Ferrari Portofino: The Compromised GT

What makes a car great? It is the question every automotive journalist thinks they know the answer to but alas, they’re all wrong. I’m going to tell you what it is…
Just kidding! I don’t have the first clue. What may be phenomenal and adrenaline-rushing to me might be scary and obnoxious to you. Fact is, we’re all different. Different strokes for different folks—you ever hear that one? That one liner sums up the automotive community perfectly. It is the exact reason why you see people with chromed-out Lamborghinis, hotrods with hydraulics, and JDM racers with a muffler that sounds more like a popcorn maker than an exhaust note.
They are all car aficionados or automobile enthusiasts and/or purists as many of them would describe themselves. All with separate takes on what a truly great car looks and sounds like.portofino 1This brings me to the Ferrari Portofino; the marque’s latest and greatest drop-top coupe. With 600 horsepower, 650 some-odd pound feet of torque from its 3.9L V8, and looks that will make you say minchia, it certainly seems to have all the ingredients of a real Ferrari.
So, end of essay. Just kidding again.
The Portofino is what you get when you try and please everyone. It has to be a luxurious cruiser but also maintain the heart and soul of the prancing stallion. A tough feat, but it’s been done before. Can the Portofino do it?
Well, let’s start with the acceleration because that is probably the first facet of the vehicle that will stand out immediately to the driver (apart from its looks which I’d give a solid 7/10). The 488-derived twin-turbocharged V8 is utterly magnificent. Ferrari really has nailed the whole turbocharging thing. They give it the characteristics of a naturally aspirated engine (fruity at high RPMs and with a linear power delivery) with the upsides of a forced-induction engine (better fuel economy and higher output).portofino 2.pngLet me make myself clear: the Portofino is fast. It is faster to 60 mph than the Ferrari Enzo—A MODEL WHICH WAS NAMED AFTER THE MAN HIMSELF AND IS WORTH OVER A MILLION DOLLARS TODAY. That’s real-world speed right there, folks.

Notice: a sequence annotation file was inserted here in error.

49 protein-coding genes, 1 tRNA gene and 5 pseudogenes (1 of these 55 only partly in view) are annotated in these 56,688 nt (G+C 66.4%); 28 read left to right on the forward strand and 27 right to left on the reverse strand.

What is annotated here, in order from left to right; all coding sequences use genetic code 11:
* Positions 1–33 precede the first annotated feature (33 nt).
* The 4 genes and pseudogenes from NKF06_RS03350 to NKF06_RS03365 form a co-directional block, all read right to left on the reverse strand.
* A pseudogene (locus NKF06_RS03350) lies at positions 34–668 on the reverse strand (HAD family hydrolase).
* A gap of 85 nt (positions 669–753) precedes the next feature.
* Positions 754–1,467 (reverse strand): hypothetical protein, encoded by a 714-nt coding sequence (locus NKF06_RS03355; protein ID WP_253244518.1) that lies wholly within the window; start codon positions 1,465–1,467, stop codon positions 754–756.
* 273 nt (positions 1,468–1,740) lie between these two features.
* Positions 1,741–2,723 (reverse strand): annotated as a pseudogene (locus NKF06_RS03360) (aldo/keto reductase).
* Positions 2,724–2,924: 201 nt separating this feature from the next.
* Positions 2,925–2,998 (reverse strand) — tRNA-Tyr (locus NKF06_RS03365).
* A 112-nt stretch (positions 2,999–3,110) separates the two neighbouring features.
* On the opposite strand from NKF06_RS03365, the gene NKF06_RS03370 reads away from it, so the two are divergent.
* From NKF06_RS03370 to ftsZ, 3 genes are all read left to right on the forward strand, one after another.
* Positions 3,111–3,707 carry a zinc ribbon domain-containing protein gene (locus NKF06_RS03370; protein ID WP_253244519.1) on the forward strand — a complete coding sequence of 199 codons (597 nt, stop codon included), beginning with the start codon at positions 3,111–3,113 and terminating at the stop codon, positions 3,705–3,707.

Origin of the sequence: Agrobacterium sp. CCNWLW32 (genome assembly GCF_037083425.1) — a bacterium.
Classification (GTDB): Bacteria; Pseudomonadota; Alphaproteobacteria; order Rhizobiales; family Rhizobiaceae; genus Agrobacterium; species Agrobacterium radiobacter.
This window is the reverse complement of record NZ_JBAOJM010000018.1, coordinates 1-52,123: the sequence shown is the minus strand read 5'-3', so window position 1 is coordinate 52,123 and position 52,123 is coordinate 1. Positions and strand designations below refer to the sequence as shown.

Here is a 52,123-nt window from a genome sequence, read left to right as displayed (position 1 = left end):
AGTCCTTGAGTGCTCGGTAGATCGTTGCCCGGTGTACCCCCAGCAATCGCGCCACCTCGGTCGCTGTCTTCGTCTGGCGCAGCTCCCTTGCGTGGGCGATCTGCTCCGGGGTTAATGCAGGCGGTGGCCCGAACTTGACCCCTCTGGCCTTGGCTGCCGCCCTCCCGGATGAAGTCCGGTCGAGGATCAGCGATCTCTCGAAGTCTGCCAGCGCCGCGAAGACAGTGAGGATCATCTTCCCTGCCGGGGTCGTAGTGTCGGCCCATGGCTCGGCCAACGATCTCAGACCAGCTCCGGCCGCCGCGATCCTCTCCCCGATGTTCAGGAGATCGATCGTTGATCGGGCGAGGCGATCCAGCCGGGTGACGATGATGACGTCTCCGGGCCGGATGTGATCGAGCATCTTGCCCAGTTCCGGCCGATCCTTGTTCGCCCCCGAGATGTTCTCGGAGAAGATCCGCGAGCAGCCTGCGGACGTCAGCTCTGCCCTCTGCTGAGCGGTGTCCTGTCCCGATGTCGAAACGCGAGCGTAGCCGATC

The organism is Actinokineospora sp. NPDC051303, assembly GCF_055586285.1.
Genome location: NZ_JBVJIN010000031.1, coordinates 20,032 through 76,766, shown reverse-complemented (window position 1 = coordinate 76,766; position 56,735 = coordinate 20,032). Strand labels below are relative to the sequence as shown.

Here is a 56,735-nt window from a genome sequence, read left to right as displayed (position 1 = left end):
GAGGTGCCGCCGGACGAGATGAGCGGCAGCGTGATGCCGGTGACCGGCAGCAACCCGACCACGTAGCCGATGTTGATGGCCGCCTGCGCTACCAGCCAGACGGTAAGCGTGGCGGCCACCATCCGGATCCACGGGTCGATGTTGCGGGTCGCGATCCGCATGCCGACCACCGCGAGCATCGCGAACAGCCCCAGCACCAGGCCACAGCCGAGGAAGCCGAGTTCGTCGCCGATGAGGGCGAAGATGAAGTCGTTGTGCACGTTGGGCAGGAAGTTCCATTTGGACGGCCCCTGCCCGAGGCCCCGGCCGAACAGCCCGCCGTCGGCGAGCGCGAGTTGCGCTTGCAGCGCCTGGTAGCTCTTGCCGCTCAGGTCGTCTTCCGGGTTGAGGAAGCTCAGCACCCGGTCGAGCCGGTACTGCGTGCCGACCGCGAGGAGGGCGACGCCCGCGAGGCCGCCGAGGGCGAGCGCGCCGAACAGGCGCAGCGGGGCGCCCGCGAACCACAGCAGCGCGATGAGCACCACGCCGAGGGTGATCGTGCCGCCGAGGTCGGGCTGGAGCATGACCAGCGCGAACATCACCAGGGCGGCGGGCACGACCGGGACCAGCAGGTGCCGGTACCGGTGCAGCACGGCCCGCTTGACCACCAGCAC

What the Portofino doesn’t have is that banshee V12 noise though. The valves stay closed until 3,000 RPM and if you’re cruising in 5th, 6th, or 7th gears, it’s completely void of cool noises. I have a problem with that because ever since I was a little boy, I could tell which cars were Ferraris solely based on the noise. Now, little kids will have to decipher whether they’re hearing a BMW M3 or a Portofino. That is sad. It’s not to say that the noise isn’t good but it’s certainly not great. And in a convertible Italian “supercar,” you want noise that will make you scream: bellissima! portofino 3.pngI apologize, but I’m afraid it gets worse from here because aside from the brakes, the Portofino’s dynamics are lacking to say the least. Ferrari’s newest electric-assisted steering gives zero road feel. Mid corner grip seems to be absent. To top it all off, that huge amount of power can get you sideways in an instant if you don’t know what you’re doing. I’ve never driven a car with such snap oversteer in my life. All is hunky-dory with the top down, the wind in your hair, and next thing you know, your 250,000-dollar GT car is in the trees. (Not that I know from experience or anything.)
This takes us back to the part about compromise. The Portofino was not designed to rip up canyons or backroads. Instead, it was designed for a person who could drive it to and from work everyday with little effort so the steering had to be light. Being a Ferrari though, people tend to drive it in a sprightly manner which exposes its inherent weaknesses. Ergo, what I did.portofino 4The 7-speed dual clutch gearbox is speedy but not up to par with Porsche’s PDK transmission just yet. Upshifts are instantaneous but downshifts could be better.
The last downside I’ll mention is about the infotainment. Yes, it is better than, say, the California that came before it but even a Smart car has more intuitive controls than that. The touch screen in the Portofino is laggy, cumbersome, dreary, and worst of all, will disconnect your iPhone if you much as drive over a pea-sized pebble. And for whatever reason, I couldn’t seem to get the temperature controls right in the cabin. It was either too hot or too cold. I was never comfortable with the folding top up.portofino 5Despite all the downsides of the Portofino, people are still going to gob them up like a fat kid eating mojos at Shakey’s Pizza. Why? Because it is the best sporty GT on the market right now.
But what about the SL63 and Bentley Continental? Both are fabulous GT cars in their own right but neither sound or handle as well as the Portofino. Not to mention the extra flair the stallion brings to the party.
How about the Aston Martin DB11? I’ve never been a fan of the styling of that car or with the way it drives–something is just off. It seems to be overshadowed by the fabulous DBS (which is in a different league).portofino 6Customers, or clienti as Ferrari calls them, will love the Portofino. It will do everything they want—all whilst carrying that hallowed cavallino badge on the hood. The Portofino wasn’t engineered with my demographic in mind. I’m better suited to the manic 812 Superfast (if only I could afford a $450,000+ super-GT than I would). So, who am I to say that this car isn’t great? I’m just some punk wearing Pumas.
So in short, the Portofino is a mesmerizing, tantalizing, alluring, eye-wateringly beautiful, car. Just not through these eyes.portofino 7.pngGrazie per averci visitato!
Make sure to check out the video review right HERE
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Author: The Speedy Guidy

I am one Speedy Italian.

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